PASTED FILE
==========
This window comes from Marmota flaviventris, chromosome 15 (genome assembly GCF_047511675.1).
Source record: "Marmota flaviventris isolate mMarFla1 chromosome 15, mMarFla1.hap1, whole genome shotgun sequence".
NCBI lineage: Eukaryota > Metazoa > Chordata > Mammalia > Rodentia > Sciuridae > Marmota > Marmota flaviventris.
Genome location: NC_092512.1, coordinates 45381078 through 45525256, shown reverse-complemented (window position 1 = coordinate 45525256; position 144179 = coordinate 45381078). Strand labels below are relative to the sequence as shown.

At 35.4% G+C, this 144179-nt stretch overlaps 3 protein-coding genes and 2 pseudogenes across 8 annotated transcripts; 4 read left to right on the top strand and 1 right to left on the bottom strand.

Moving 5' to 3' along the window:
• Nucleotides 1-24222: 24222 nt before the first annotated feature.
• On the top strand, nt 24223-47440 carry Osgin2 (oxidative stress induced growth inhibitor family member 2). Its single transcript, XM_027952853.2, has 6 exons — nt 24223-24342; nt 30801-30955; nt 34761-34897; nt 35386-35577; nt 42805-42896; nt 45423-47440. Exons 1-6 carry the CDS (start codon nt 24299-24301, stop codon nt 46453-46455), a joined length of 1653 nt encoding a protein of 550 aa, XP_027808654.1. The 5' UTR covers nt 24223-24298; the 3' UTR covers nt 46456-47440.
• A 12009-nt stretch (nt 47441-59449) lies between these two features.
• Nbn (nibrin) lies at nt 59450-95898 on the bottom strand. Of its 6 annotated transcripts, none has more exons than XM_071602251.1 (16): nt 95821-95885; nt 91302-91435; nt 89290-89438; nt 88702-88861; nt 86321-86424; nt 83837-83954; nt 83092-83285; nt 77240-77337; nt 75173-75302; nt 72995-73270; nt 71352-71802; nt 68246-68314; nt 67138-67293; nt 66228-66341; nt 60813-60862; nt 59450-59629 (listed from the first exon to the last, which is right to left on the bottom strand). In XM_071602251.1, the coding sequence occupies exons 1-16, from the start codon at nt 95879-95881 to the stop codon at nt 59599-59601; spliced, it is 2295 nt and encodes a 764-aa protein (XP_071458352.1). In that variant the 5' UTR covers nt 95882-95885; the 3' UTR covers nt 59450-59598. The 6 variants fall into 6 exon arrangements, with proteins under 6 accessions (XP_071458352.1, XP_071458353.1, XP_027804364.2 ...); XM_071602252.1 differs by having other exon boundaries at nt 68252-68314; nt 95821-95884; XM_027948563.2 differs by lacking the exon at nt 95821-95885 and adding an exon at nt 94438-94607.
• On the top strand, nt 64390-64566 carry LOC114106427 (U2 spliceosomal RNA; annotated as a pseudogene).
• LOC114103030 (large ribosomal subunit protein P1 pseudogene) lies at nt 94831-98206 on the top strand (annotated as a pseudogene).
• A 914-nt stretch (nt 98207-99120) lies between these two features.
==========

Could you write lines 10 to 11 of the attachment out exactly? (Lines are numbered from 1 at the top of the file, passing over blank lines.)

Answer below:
• Nbn (nibrin) lies at nt 59450-95898 on the bottom strand. Of its 6 annotated transcripts, none has more exons than XM_071602251.1 (16): nt 95821-95885; nt 91302-91435; nt 89290-89438; nt 88702-88861; nt 86321-86424; nt 83837-83954; nt 83092-83285; nt 77240-77337; nt 75173-75302; nt 72995-73270; nt 71352-71802; nt 68246-68314; nt 67138-67293; nt 66228-66341; nt 60813-60862; nt 59450-59629 (listed from the first exon to the last, which is right to left on the bottom strand). In XM_071602251.1, the coding sequence occupies exons 1-16, from the start codon at nt 95879-95881 to the stop codon at nt 59599-59601; spliced, it is 2295 nt and encodes a 764-aa protein (XP_071458352.1). In that variant the 5' UTR covers nt 95882-95885; the 3' UTR covers nt 59450-59598. The 6 variants fall into 6 exon arrangements, with proteins under 6 accessions (XP_071458352.1, XP_071458353.1, XP_027804364.2 ...); XM_071602252.1 differs by having other exon boundaries at nt 68252-68314; nt 95821-95884; XM_027948563.2 differs by lacking the exon at nt 95821-95885 and adding an exon at nt 94438-94607.
• On the top strand, nt 64390-64566 carry LOC114106427 (U2 spliceosomal RNA; annotated as a pseudogene).